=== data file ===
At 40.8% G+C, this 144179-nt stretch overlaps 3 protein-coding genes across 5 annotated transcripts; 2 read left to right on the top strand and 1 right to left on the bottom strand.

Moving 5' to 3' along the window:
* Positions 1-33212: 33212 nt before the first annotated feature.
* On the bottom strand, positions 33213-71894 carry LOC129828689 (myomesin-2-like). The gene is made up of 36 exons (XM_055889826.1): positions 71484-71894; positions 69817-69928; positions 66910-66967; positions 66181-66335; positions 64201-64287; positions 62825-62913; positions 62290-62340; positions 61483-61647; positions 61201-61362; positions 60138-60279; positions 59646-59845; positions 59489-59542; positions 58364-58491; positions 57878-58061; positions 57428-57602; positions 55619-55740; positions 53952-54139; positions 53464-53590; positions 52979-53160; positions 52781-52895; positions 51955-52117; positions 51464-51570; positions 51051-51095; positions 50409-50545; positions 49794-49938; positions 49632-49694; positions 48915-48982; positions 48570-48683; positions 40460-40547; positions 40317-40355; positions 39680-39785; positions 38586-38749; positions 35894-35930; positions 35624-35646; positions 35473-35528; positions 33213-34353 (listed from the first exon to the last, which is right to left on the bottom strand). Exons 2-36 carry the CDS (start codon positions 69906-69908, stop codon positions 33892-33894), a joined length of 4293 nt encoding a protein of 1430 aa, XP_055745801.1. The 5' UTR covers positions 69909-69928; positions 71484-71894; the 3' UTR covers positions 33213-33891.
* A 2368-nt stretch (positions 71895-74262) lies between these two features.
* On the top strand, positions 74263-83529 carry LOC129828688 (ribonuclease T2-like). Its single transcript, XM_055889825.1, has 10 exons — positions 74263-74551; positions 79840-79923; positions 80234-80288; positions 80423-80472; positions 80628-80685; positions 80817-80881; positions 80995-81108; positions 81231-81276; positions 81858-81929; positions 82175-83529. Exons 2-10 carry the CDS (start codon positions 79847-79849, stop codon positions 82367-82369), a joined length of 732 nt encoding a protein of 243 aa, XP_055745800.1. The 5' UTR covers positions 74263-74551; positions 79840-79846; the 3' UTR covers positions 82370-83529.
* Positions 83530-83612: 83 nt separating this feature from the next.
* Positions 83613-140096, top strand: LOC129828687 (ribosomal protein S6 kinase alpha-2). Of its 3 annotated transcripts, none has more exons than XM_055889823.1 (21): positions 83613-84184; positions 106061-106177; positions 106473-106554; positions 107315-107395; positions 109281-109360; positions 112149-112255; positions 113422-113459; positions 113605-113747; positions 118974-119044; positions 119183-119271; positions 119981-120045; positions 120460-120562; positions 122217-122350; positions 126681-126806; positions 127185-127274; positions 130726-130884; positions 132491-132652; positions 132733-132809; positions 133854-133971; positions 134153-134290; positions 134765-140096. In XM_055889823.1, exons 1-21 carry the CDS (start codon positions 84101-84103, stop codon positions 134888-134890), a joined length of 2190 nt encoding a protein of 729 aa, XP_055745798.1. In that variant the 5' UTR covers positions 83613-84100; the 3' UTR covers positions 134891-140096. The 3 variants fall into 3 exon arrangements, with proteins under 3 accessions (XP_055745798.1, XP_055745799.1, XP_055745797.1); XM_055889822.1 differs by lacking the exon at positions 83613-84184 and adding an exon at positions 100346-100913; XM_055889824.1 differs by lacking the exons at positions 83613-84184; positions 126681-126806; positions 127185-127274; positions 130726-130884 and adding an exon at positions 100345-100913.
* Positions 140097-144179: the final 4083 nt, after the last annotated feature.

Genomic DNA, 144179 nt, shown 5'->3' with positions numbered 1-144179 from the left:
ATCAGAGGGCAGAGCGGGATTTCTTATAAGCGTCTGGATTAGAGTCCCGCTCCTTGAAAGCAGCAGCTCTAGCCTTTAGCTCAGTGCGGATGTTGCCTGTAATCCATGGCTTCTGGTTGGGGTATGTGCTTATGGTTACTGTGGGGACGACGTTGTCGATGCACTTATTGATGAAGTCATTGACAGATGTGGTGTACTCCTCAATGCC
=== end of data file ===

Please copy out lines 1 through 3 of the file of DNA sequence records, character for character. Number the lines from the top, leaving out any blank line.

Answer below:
At 40.8% G+C, this 144179-nt stretch overlaps 3 protein-coding genes across 5 annotated transcripts; 2 read left to right on the top strand and 1 right to left on the bottom strand.

Moving 5' to 3' along the window:
* Positions 1-33212: 33212 nt before the first annotated feature.